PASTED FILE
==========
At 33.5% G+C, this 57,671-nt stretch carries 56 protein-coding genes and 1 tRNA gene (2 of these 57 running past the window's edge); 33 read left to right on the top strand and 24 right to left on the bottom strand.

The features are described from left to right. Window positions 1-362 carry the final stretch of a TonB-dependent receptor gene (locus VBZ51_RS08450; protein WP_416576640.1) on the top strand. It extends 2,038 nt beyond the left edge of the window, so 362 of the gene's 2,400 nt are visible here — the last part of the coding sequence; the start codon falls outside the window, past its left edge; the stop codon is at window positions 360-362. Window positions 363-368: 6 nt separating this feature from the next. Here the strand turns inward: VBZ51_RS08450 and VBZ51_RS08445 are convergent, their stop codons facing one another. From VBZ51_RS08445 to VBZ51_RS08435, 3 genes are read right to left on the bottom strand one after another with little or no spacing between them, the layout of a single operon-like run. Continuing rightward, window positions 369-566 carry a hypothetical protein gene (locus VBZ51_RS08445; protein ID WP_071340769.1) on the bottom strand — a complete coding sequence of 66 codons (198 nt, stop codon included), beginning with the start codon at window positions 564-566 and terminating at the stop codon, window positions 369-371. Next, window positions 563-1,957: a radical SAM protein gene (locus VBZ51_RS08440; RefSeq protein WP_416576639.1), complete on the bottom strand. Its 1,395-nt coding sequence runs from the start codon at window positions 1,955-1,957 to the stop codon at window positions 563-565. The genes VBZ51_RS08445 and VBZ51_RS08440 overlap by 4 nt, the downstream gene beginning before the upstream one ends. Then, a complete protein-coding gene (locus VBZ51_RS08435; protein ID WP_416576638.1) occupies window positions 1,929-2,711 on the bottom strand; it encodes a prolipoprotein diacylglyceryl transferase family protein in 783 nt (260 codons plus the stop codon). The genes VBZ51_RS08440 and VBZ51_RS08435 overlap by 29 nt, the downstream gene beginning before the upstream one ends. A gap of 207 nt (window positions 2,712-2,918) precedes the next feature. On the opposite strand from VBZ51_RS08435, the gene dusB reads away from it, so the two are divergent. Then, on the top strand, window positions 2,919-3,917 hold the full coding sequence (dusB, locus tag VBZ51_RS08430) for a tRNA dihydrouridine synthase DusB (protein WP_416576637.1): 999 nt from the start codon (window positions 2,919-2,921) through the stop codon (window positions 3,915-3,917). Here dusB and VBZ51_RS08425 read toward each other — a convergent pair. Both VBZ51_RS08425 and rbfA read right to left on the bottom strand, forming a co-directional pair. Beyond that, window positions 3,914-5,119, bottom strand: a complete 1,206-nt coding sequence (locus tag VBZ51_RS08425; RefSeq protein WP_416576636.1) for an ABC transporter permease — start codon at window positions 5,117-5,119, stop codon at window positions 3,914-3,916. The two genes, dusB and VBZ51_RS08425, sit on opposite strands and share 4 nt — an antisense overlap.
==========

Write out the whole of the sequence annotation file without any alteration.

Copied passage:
At 33.5% G+C, this 57,671-nt stretch carries 56 protein-coding genes and 1 tRNA gene (2 of these 57 running past the window's edge); 33 read left to right on the top strand and 24 right to left on the bottom strand.

The features are described from left to right. Window positions 1-362 carry the final stretch of a TonB-dependent receptor gene (locus VBZ51_RS08450; protein WP_416576640.1) on the top strand. It extends 2,038 nt beyond the left edge of the window, so 362 of the gene's 2,400 nt are visible here — the last part of the coding sequence; the start codon falls outside the window, past its left edge; the stop codon is at window positions 360-362. Window positions 363-368: 6 nt separating this feature from the next. Here the strand turns inward: VBZ51_RS08450 and VBZ51_RS08445 are convergent, their stop codons facing one another. From VBZ51_RS08445 to VBZ51_RS08435, 3 genes are read right to left on the bottom strand one after another with little or no spacing between them, the layout of a single operon-like run. Continuing rightward, window positions 369-566 carry a hypothetical protein gene (locus VBZ51_RS08445; protein ID WP_071340769.1) on the bottom strand — a complete coding sequence of 66 codons (198 nt, stop codon included), beginning with the start codon at window positions 564-566 and terminating at the stop codon, window positions 369-371. Next, window positions 563-1,957: a radical SAM protein gene (locus VBZ51_RS08440; RefSeq protein WP_416576639.1), complete on the bottom strand. Its 1,395-nt coding sequence runs from the start codon at window positions 1,955-1,957 to the stop codon at window positions 563-565. The genes VBZ51_RS08445 and VBZ51_RS08440 overlap by 4 nt, the downstream gene beginning before the upstream one ends. Then, a complete protein-coding gene (locus VBZ51_RS08435; protein ID WP_416576638.1) occupies window positions 1,929-2,711 on the bottom strand; it encodes a prolipoprotein diacylglyceryl transferase family protein in 783 nt (260 codons plus the stop codon). The genes VBZ51_RS08440 and VBZ51_RS08435 overlap by 29 nt, the downstream gene beginning before the upstream one ends. A gap of 207 nt (window positions 2,712-2,918) precedes the next feature. On the opposite strand from VBZ51_RS08435, the gene dusB reads away from it, so the two are divergent. Then, on the top strand, window positions 2,919-3,917 hold the full coding sequence (dusB, locus tag VBZ51_RS08430) for a tRNA dihydrouridine synthase DusB (protein WP_416576637.1): 999 nt from the start codon (window positions 2,919-2,921) through the stop codon (window positions 3,915-3,917). Here dusB and VBZ51_RS08425 read toward each other — a convergent pair. Both VBZ51_RS08425 and rbfA read right to left on the bottom strand, forming a co-directional pair. Beyond that, window positions 3,914-5,119, bottom strand: a complete 1,206-nt coding sequence (locus tag VBZ51_RS08425; RefSeq protein WP_416576636.1) for an ABC transporter permease — start codon at window positions 5,117-5,119, stop codon at window positions 3,914-3,916. The two genes, dusB and VBZ51_RS08425, sit on opposite strands and share 4 nt — an antisense overlap.